- The Washington Times - Monday, August 22, 2005

DALLAS — A coalition of downtown business owners and developers said a proposed multimillion-dollar homeless center would be located too close to the city’s center and would hurt the ongoing efforts to revitalize the downtown.

The site is located just a few blocks south of downtown.

A study commissioned by the coalition said the heavy homeless population slowed the revitalization process and that a close-in facility would do considerable further harm.

“Dallas has been economically stagnant for more than a decade,” wrote Bernard Weinstein and Terry Clower, professors at the University of North Texas and authors of the study. They pointed out that Dallas had added 700 jobs in the past year, compared with more than 13,000 in neighboring Fort Worth.

“Downtown revitalization is the key to making Dallas attractive again to residents and businesses, not to mention expanding its tax base,” they said.

Businesspeople who oppose the shelter said special tax abatements, rental subsidies, an urban-parks initiative and plans for more than $500 million in new and refurbished properties downtown will keep the revitalization ball rolling, but not if thousands of homeless people clog the area.

The city of Dallas estimates that it has about 6,000 homeless, mostly throughout the inner city. Until recently, the biggest concentration was under a series of highway overpasses just south of downtown.

In recent days, city crews have leveled that area and driven out hundreds, but by the weekend, many had returned.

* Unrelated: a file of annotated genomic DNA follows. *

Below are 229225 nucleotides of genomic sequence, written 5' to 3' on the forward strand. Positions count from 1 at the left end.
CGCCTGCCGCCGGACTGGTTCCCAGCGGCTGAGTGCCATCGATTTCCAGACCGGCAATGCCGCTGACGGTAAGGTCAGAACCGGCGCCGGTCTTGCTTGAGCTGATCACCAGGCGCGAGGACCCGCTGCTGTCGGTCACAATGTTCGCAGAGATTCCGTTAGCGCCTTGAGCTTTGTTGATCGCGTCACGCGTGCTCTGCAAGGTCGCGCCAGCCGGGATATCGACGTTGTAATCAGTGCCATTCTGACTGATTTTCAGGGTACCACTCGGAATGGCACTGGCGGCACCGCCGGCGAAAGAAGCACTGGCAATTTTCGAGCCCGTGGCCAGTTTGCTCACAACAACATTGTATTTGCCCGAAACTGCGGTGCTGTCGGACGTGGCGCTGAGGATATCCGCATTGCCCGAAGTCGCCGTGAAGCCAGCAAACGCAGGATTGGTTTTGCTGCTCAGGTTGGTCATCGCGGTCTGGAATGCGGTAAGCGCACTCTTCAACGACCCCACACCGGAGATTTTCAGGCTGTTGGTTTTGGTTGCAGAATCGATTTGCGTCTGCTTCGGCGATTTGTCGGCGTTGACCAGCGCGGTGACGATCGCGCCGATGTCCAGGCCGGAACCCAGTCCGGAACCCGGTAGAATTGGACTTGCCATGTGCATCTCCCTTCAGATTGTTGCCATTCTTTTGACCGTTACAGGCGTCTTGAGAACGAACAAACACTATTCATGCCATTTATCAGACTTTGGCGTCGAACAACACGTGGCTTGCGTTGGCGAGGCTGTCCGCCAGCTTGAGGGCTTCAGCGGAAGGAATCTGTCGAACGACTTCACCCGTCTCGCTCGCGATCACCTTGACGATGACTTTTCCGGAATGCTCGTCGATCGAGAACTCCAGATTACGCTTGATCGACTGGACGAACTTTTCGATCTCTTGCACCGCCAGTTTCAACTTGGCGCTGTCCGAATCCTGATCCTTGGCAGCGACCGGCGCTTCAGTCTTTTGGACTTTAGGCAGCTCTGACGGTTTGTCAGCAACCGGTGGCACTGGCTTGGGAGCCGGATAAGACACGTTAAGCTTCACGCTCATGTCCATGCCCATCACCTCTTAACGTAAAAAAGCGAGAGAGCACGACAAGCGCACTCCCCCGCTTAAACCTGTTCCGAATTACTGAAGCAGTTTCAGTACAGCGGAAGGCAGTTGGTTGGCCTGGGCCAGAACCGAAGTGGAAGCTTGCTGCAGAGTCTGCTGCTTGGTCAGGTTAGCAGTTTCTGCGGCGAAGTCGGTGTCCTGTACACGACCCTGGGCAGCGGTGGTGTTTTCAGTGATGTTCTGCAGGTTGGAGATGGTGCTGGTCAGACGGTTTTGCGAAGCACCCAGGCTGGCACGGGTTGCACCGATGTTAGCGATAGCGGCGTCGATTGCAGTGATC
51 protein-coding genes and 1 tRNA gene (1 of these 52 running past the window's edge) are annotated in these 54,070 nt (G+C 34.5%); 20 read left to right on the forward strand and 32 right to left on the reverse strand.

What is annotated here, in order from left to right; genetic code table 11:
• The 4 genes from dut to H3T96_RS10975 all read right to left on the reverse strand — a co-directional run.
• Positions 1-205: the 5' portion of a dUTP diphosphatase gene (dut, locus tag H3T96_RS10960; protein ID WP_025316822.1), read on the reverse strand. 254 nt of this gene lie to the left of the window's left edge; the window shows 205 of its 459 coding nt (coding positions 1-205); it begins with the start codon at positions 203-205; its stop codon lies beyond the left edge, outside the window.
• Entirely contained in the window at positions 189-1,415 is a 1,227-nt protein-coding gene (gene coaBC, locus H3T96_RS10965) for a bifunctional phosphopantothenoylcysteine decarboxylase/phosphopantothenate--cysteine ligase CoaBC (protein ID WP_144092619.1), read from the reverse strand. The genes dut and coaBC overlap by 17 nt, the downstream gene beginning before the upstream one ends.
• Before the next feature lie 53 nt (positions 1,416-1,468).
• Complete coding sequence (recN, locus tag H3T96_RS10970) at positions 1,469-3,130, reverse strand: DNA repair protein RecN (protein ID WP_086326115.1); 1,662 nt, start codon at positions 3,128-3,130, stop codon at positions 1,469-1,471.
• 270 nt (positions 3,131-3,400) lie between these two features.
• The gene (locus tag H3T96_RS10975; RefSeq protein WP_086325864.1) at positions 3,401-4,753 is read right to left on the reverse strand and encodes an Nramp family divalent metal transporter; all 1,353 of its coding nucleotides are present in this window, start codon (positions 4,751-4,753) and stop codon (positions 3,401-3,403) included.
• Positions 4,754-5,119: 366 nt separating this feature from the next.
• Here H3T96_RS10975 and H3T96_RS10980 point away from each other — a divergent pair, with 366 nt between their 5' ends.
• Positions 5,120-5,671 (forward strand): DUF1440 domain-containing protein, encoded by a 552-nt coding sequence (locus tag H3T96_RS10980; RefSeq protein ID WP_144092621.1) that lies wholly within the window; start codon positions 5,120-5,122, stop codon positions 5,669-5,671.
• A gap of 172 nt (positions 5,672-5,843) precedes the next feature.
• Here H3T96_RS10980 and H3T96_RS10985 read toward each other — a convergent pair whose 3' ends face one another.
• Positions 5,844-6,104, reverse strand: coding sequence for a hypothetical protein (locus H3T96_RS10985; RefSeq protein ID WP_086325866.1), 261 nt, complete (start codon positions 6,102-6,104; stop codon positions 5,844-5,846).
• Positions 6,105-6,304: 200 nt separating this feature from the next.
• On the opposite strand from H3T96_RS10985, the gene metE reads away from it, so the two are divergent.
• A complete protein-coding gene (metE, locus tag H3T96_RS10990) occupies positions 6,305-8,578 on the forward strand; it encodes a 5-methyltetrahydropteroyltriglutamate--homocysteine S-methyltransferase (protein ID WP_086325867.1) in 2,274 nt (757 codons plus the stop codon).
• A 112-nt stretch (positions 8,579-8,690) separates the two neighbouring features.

To disperse such communities, the city recently passed an ordinance that allows benefactors to deliver food to the homeless only at designated centers.

Last week, the downtown businesspeople’s group made an ultimatum to the City Council:

If the city considers a site farther from the heart of downtown, the group would ensure that at least $1 million in private donations be made available to help purchase the land. If the city persists with the original site, the group will fight an upcoming bond issue to raise money for the project.

Tom Dunning, who led the search committee that recommended the site, said the offer of an alternative site was commendable, but added, “We still believe the site we have selected makes the most sense.”

The City Council is expected to vote Wednesday on whether to put the homeless-center project on the November ballot. The bond issue, specialists said, will be between $15 million and $16 million. About $3 million has been approved by voters.

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